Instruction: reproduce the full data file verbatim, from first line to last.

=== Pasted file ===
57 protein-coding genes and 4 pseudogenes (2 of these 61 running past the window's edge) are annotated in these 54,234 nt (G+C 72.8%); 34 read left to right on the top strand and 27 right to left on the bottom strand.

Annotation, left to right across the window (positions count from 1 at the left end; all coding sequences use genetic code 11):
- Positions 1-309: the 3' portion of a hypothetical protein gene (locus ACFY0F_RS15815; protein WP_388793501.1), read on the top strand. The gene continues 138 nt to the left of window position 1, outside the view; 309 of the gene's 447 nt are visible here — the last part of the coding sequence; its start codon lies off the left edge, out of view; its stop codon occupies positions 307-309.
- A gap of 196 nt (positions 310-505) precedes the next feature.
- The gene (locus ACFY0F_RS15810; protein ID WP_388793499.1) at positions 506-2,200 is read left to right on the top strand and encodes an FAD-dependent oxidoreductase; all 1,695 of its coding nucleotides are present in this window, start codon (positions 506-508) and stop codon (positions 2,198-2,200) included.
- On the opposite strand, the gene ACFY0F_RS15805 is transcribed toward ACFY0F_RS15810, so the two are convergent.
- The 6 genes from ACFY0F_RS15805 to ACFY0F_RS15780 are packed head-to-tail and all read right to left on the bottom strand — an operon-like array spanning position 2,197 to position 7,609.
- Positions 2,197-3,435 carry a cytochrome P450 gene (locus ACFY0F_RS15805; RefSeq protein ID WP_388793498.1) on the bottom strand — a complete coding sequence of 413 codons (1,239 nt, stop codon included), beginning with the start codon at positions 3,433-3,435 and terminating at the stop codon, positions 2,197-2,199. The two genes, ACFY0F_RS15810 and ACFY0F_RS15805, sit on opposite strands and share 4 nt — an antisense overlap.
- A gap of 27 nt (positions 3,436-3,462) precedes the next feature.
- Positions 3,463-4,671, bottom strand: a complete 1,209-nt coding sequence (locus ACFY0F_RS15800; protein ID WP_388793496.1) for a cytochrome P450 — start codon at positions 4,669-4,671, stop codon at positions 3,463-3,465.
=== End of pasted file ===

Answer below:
57 protein-coding genes and 4 pseudogenes (2 of these 61 running past the window's edge) are annotated in these 54,234 nt (G+C 72.8%); 34 read left to right on the top strand and 27 right to left on the bottom strand.

Annotation, left to right across the window (positions count from 1 at the left end; all coding sequences use genetic code 11):
- Positions 1-309: the 3' portion of a hypothetical protein gene (locus ACFY0F_RS15815; protein WP_388793501.1), read on the top strand. The gene continues 138 nt to the left of window position 1, outside the view; 309 of the gene's 447 nt are visible here — the last part of the coding sequence; its start codon lies off the left edge, out of view; its stop codon occupies positions 307-309.
- A gap of 196 nt (positions 310-505) precedes the next feature.
- The gene (locus ACFY0F_RS15810; protein ID WP_388793499.1) at positions 506-2,200 is read left to right on the top strand and encodes an FAD-dependent oxidoreductase; all 1,695 of its coding nucleotides are present in this window, start codon (positions 506-508) and stop codon (positions 2,198-2,200) included.
- On the opposite strand, the gene ACFY0F_RS15805 is transcribed toward ACFY0F_RS15810, so the two are convergent.
- The 6 genes from ACFY0F_RS15805 to ACFY0F_RS15780 are packed head-to-tail and all read right to left on the bottom strand — an operon-like array spanning position 2,197 to position 7,609.
- Positions 2,197-3,435 carry a cytochrome P450 gene (locus ACFY0F_RS15805; RefSeq protein ID WP_388793498.1) on the bottom strand — a complete coding sequence of 413 codons (1,239 nt, stop codon included), beginning with the start codon at positions 3,433-3,435 and terminating at the stop codon, positions 2,197-2,199. The two genes, ACFY0F_RS15810 and ACFY0F_RS15805, sit on opposite strands and share 4 nt — an antisense overlap.
- A gap of 27 nt (positions 3,436-3,462) precedes the next feature.
- Positions 3,463-4,671, bottom strand: a complete 1,209-nt coding sequence (locus ACFY0F_RS15800; protein ID WP_388793496.1) for a cytochrome P450 — start codon at positions 4,669-4,671, stop codon at positions 3,463-3,465.